The most well known of all language families is the Indo-European, which comprises roughly 12 major groups and hundreds of languages. The major groups or subfamilies are Celtic, Italic (including Romance), Baltic, Slavic, Germanic, Anatolian, Greek, Indic, Iranian, Tocharian, Albanian, and Armenian. In addition, it appears that Baltic and Slavic should form a larger Balto-Slavic group, and Indic and Iranian should be placed in an Indo-Iranian group.
Here's small list of words common to most Indo-European languages:
Another large language family is the Sino-Tibetan, including Sinitic (all forms of Chinese) on one main branch and Tibeto-Burman (Tibetan, Burmese, and thousands of others) on the other main branch.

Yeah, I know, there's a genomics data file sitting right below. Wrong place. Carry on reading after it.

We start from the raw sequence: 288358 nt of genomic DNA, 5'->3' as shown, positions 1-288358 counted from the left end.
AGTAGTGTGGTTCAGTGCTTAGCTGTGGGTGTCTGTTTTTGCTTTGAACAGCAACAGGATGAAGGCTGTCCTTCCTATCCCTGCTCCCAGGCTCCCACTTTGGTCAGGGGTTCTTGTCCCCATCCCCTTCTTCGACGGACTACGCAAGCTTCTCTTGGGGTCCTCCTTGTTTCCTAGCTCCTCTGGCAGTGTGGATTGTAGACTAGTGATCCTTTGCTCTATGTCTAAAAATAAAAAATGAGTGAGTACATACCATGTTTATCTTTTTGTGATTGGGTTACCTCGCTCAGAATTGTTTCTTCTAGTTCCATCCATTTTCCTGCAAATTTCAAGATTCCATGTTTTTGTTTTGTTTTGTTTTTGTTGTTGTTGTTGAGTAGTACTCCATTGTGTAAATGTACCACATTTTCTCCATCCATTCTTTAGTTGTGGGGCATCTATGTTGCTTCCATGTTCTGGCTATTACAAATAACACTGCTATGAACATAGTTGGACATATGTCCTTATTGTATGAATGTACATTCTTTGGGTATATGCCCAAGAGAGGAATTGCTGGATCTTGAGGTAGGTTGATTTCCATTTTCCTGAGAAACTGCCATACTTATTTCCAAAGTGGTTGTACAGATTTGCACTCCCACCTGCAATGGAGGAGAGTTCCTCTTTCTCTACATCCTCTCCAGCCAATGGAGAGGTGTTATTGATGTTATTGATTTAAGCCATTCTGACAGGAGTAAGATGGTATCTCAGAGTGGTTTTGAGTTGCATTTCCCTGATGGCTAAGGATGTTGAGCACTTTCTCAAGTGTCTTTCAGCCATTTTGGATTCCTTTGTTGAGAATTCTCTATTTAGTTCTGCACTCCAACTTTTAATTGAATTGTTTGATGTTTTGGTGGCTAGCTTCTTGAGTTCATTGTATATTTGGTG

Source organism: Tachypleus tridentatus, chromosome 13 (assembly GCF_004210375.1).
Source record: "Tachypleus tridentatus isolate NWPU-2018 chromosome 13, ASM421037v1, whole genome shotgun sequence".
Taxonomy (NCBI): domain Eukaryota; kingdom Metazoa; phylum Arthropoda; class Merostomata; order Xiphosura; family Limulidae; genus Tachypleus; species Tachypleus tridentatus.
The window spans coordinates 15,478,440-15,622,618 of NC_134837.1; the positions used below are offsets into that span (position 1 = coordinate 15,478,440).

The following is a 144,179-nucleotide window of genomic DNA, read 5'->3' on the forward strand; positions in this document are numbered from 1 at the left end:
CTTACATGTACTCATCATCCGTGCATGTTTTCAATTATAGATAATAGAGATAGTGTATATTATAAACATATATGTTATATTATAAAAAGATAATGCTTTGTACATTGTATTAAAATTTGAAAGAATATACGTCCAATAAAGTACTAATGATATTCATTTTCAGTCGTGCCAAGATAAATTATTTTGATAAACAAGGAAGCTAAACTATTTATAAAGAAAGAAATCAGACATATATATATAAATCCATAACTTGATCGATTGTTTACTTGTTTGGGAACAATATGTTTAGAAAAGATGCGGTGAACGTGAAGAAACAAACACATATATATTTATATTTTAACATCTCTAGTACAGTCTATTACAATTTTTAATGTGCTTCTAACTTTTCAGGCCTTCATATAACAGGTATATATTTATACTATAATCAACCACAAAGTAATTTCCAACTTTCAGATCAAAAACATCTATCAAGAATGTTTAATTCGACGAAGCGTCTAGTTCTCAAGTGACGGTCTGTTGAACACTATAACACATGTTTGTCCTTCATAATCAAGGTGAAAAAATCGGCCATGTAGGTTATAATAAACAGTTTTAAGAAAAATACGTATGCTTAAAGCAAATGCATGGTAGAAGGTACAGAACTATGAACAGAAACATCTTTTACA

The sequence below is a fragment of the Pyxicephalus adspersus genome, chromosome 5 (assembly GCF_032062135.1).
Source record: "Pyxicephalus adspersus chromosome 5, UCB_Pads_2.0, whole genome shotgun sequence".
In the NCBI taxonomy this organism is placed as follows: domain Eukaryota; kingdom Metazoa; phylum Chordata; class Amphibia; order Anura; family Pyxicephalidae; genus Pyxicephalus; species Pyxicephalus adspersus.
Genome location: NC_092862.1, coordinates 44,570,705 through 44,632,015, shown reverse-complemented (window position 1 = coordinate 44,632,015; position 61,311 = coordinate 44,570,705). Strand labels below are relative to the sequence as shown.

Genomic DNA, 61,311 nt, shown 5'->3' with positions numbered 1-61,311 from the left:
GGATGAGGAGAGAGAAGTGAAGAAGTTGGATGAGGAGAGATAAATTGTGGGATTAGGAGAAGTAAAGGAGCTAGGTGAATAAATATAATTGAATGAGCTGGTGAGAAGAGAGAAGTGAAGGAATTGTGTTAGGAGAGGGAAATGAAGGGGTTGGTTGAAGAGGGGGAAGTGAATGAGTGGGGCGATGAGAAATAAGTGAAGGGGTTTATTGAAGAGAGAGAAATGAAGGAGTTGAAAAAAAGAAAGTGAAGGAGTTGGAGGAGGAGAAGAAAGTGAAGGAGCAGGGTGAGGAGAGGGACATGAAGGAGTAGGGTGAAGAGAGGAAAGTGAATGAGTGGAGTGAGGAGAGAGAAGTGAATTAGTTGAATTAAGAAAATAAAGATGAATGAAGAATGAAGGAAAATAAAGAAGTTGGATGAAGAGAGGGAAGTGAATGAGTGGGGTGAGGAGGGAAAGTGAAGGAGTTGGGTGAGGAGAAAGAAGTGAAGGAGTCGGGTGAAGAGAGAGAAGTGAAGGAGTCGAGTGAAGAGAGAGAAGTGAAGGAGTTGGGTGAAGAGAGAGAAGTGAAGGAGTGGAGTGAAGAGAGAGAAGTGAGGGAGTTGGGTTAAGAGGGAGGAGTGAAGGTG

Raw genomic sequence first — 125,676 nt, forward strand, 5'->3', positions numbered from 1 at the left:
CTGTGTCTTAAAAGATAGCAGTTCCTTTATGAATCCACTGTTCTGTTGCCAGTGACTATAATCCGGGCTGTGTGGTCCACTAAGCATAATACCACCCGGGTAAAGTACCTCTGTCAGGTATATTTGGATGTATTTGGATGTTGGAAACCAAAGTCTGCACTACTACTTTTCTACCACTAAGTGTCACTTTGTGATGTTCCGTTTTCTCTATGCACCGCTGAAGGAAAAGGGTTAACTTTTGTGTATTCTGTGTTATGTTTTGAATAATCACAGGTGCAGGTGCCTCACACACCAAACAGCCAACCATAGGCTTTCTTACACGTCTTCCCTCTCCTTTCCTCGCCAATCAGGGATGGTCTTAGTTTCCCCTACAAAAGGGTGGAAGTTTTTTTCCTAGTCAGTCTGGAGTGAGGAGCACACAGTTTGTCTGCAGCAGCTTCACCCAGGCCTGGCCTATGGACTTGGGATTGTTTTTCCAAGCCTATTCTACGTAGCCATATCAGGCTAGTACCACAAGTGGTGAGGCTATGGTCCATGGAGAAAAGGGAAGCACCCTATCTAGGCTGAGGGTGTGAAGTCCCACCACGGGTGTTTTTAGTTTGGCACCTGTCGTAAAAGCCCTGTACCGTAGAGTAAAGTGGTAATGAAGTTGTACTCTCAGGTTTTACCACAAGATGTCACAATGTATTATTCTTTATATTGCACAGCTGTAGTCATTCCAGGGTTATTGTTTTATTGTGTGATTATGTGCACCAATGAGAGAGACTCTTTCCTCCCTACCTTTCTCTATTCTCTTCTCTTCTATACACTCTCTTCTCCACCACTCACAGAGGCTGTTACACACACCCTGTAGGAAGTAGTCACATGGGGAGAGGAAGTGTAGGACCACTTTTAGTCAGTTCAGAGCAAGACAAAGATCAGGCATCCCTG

In the following example tones are omitted so that I have less work
to do :) Also, note that I threw out Pinyin transliteration for Mandarin
and used something of my own that also works for other dialects: /ś/ corresponds
to voiceless palatal fricative (/x/ in Pinyin) much like /ch/ in German
/x/ is the voiceless velar fricative like /ch/ in Scottish
/ə/ is the central vowel schwa; /ʔ/ is
the glottal stop; and /C/ means any stop consonant.
One of the most well studies language groups in the Americas is the Uto-Aztecan, or Yuto-Nahuan, family. It currently stretches from western and southwestern United States to El Salvador, although in the past it reached the northwestern parts of Costa Rica. The most famous language of this group is Nahuatl, the language of the Aztecs.